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NHL Draft 2011: Bruins In A Fine Place With Draft Less Than A Week Away

Not ten days after his team won the Stanley Cup, Peter Chiarelli will approach the podium at the Xcel Center in St. Paul to announce who the Bruins will select with their ninth overall pick - the second top-ten pick in two years for the team. 

Or he might announce that he's traded the pick. 

Or he might announce that he's auctioned it off. 

Or he might just wave it callously over the heads of fans and management alike in Montreal, Tampa, Vancouver and Philadelphia. 

But whatever he does with it, next year's outfit is going to be in pretty good shape. 

The Bruins are losing only Mark Recchi to retirement - Marc Savard may not be far behind him, but that's still very much up in the air, Michael Ryder and Tomas Kaberle are the team's two lone UFAs, and only Brad Marchand has earned himself a pay raise (which he'll get as the team's lone RFA).

So Chiarelli - who's been careful to protect his team's draft picks before shipping them out, as Broad Street Hockey notes - and the Bruins have the opportunity to take a chance with this pick, the last remnant of the Phil Kessel trade with Toronto.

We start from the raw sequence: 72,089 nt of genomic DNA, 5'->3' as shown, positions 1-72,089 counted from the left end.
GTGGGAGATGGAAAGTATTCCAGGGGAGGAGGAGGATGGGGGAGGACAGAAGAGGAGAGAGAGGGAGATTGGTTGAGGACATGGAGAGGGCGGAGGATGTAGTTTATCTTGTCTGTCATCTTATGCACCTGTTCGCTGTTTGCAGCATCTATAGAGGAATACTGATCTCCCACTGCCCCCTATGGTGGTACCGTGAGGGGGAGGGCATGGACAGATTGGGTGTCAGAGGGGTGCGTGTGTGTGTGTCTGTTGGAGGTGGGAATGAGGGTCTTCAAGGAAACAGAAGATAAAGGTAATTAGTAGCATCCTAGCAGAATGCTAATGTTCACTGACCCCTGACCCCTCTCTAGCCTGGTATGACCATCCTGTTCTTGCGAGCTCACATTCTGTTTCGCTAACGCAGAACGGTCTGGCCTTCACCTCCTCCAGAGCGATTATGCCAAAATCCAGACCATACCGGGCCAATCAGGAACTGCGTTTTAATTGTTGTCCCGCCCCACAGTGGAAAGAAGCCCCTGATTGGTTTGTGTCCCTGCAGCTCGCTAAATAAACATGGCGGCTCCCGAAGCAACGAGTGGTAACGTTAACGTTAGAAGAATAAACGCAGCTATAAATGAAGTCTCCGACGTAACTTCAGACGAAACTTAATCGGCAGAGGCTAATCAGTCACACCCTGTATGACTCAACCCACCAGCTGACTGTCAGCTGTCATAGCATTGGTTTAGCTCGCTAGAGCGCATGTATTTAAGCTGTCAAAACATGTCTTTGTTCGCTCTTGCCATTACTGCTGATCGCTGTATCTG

They could draft a puck-moving defenseman - Ryan Murphy rates high on this front - or could go after a shut-down guy like Northeastern's Jamie Oleksiak. Or they could take a chance on another high-powered winger like Tyler Seguin in Drummondville's Sean Couturier or Kitchener's Gabriel Landeskog - of course, neither forward is projected to be around when Boston's ninth pick is up, but Chiarelli also has the option to package picks or players and move up.

The emergence of Jared Knight, Ryan Spooner and Jamie Arniel last preseason has afforded them such a chance. Yury Alexandrov may well be the shut-down defenseman they need, and Steven Kampfer and Matt Bartkowski are both able puck-movers, regardless of whether or not the team resigns Kaberle.

The one thing Boston was short on was depth at goaltending, but the acquisition of Anton Khudobin made up for that.

Whatever happens, Chiarelli will likely take the best available player with his ninth pick and allow the prospect time to develop at whatever level he plays at before calling him up to Boston in a couple of years.